The Canadian National Retirement Risk Index: Employing Statistics Canada’s LifePaths to Measure the Financial Security of Future Canadian Seniors
by Bonnie-Jeanne MacDonald and Robert L. Brown
This study was carried out with the aid of a grant from the Actuarial Foundation of Canada and co-sponsored by Sun Life Financial. The article (which will be posted to this website when available) measures a Canadian National Retirement Risk Index (NRRI). Originally developed by the Center for Retirement Research at Boston College, the NRRI is a forward-looking measure that evaluates the proportion of working-aged individuals who are at risk of not maintaining their standard of living in retirement. While the Canadian retirement income system has been very effective in reducing elderly poverty, this study suggests that it has been much less successful in maintaining the lifestyle of Canadians after retirement. The methodology underlying the Canadian NRRI is uniquely sophisticated and comprehensive on account of the employment of Statistics Canada’s LifePaths - a state of the art stochastic micro-simulation model of the Canadian population.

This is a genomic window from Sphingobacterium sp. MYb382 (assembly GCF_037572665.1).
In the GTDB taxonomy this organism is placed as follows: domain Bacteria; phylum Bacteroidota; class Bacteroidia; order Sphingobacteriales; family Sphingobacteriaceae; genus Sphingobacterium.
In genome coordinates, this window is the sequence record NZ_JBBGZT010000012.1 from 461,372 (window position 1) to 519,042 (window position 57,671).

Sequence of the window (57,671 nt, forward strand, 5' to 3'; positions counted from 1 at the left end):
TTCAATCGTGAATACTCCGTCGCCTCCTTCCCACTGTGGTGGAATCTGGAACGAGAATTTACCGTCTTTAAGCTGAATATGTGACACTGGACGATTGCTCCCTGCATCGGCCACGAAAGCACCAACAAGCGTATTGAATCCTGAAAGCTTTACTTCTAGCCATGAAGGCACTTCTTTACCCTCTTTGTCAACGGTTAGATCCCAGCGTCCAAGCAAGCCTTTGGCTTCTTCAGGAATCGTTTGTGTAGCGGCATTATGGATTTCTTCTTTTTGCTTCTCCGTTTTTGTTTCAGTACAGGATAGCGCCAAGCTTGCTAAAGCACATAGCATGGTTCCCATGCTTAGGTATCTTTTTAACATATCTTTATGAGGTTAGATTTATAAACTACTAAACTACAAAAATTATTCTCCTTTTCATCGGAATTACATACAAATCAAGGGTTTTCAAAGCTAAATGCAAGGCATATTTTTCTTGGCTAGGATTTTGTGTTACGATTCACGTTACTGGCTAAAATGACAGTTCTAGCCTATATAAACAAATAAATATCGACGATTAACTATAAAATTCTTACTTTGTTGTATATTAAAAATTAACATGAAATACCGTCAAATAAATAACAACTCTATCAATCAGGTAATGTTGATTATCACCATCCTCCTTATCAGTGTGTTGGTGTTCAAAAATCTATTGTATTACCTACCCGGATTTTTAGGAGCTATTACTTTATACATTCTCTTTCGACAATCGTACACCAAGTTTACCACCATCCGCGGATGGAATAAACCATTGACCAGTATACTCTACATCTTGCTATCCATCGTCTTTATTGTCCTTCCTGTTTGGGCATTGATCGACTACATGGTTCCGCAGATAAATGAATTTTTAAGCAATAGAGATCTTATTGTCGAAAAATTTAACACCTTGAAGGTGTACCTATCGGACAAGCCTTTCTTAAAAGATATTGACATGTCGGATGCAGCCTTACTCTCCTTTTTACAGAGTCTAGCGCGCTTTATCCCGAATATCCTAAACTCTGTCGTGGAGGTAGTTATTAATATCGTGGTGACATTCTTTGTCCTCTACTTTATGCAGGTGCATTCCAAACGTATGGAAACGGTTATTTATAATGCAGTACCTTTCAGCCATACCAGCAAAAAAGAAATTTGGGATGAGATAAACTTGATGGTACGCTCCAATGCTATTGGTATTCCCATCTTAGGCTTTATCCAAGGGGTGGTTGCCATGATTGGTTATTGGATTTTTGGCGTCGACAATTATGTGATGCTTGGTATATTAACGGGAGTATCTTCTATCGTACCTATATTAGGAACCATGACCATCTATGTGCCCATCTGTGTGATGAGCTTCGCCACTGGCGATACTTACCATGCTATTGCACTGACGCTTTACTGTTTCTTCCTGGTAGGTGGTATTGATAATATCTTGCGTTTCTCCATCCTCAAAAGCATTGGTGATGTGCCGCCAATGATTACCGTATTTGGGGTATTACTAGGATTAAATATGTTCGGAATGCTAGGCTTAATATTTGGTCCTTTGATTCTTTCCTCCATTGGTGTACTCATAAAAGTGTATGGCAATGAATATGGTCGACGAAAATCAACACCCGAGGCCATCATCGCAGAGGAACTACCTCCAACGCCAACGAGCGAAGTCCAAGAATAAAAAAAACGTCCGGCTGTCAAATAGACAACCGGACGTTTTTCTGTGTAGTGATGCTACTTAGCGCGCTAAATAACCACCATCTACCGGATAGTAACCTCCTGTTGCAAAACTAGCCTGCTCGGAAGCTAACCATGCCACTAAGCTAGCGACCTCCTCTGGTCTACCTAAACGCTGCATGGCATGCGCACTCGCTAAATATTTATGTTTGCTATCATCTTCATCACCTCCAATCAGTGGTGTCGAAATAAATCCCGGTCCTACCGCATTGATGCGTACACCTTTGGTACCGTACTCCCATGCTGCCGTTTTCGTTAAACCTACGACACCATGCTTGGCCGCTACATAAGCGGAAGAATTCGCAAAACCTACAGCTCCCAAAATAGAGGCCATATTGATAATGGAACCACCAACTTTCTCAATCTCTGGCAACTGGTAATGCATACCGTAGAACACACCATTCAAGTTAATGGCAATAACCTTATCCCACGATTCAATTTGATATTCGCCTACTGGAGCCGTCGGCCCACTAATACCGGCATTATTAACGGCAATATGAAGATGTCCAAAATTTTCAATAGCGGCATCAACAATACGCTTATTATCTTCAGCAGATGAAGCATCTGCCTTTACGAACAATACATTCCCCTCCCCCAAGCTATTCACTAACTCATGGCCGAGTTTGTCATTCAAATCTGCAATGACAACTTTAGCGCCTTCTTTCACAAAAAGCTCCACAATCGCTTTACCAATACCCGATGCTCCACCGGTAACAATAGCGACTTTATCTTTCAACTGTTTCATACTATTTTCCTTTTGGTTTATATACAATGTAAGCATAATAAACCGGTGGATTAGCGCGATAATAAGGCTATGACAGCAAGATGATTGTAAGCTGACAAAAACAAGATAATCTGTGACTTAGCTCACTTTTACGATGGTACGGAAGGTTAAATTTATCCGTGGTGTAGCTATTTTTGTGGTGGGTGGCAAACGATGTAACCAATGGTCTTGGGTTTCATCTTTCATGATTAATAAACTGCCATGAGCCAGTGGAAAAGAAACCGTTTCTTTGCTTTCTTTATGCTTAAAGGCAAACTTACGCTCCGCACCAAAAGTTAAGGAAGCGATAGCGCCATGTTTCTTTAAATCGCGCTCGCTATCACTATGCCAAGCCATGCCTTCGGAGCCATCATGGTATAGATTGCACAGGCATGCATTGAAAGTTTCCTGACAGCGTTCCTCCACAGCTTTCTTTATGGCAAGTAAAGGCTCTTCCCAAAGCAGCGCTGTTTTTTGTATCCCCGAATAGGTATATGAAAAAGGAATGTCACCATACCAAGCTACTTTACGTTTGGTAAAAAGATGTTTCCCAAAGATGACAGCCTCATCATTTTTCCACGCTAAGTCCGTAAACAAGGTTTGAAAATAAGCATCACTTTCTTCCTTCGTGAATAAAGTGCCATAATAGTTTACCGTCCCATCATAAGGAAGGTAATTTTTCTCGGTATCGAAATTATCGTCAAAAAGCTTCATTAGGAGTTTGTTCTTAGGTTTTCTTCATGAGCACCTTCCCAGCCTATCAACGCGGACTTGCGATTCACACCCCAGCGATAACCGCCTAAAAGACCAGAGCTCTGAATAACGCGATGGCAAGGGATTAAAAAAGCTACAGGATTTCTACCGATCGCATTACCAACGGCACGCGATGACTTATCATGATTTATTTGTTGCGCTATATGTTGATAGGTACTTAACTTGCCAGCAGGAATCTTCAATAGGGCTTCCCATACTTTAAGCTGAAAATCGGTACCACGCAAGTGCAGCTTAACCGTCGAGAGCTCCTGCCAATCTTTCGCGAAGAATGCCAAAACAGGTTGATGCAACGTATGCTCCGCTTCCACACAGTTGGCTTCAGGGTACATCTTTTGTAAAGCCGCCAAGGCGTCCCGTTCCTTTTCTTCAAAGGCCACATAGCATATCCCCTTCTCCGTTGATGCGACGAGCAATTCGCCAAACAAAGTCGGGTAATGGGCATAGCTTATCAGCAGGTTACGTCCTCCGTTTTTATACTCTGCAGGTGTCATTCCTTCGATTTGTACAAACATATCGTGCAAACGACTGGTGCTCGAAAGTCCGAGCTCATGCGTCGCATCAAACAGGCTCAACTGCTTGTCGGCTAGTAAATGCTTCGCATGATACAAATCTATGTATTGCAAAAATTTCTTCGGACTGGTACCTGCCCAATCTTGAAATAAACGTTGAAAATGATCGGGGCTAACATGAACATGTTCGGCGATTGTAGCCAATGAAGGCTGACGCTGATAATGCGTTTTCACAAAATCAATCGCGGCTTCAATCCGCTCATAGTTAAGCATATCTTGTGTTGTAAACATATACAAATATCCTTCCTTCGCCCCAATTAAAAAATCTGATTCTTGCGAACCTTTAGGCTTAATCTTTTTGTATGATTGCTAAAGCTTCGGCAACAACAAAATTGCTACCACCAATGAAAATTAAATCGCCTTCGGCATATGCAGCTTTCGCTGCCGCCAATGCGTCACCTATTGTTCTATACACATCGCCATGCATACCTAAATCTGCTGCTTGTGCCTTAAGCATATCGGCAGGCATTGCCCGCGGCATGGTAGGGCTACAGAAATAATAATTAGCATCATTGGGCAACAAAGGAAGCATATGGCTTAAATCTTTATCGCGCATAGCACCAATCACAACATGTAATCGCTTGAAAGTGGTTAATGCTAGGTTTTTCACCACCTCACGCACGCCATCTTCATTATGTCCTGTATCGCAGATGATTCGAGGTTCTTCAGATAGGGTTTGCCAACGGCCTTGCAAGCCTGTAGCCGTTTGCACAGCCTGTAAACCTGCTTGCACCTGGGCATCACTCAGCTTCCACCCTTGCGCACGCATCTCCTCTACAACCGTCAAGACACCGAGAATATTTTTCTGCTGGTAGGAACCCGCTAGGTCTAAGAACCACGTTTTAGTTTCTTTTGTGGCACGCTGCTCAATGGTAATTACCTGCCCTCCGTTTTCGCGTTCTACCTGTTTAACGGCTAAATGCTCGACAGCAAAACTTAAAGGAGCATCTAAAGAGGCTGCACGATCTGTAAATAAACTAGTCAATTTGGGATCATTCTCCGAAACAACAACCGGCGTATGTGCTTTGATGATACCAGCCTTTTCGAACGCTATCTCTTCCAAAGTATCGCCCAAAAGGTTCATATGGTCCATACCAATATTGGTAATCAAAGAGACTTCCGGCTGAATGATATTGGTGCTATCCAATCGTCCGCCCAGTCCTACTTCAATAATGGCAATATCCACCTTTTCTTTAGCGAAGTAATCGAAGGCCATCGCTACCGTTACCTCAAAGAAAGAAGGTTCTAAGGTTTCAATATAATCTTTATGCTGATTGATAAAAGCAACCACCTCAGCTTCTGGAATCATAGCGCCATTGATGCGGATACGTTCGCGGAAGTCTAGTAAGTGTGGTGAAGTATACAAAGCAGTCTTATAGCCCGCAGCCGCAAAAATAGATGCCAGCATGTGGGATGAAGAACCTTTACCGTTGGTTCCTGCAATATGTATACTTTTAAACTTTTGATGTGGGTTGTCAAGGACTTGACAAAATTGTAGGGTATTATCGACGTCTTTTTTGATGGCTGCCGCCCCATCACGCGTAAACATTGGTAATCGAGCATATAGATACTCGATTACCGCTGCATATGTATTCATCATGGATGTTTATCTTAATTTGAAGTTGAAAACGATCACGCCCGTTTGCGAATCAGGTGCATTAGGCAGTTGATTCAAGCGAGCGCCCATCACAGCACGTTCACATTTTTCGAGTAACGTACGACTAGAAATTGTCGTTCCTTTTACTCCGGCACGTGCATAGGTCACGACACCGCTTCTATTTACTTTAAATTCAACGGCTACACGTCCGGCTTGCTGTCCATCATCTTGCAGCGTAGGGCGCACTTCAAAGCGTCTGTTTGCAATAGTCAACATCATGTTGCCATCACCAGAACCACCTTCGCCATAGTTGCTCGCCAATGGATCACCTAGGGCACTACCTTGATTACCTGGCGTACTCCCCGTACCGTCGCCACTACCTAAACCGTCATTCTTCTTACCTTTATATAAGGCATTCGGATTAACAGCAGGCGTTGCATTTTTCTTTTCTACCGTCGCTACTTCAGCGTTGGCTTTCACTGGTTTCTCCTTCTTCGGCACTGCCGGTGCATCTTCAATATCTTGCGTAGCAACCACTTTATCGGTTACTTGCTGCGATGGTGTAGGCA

Bonnie-Jeanne MacDonald, Doug Andrews, and Robert L.Brown received a grant from The Actuarial Foundation of Canada (AFC) to undertake research concerning the basic living expenses required by Canadian seniors living in different circumstances in terms of age, gender, city of residence, household size, homeowner or renter, means of transportation and health status. The paper develops required expenses for food, shelter, health care, transportation and miscellaneous. The research identifies the typical expenses of seniors in each of these categories. Using 2001 as the base year, the research follows the US Elder Standard to build an elderly threshold for Halifax, Montreal, Toronto, Calgary and Vancouver. The research is unique because it is the first Canadian study of absolute basic living expenses tailored to seniors, rather than simply to adults in general. This information is important to seniors, prospective retirees, financial planners, policy makers and actuaries in assessing the minimum level of income required in retirement and the adequacy of savings and income security programs.
Mary Hardy, University of Waterloo, received a grant from The Actuarial Foundation of Canada (AFC) along with The Actuarial Education and Research Fund (AERF) of The Actuarial Foundation (TAF) to explore various aspects of bootstrap methods to provide practical solutions to important actuarial problems.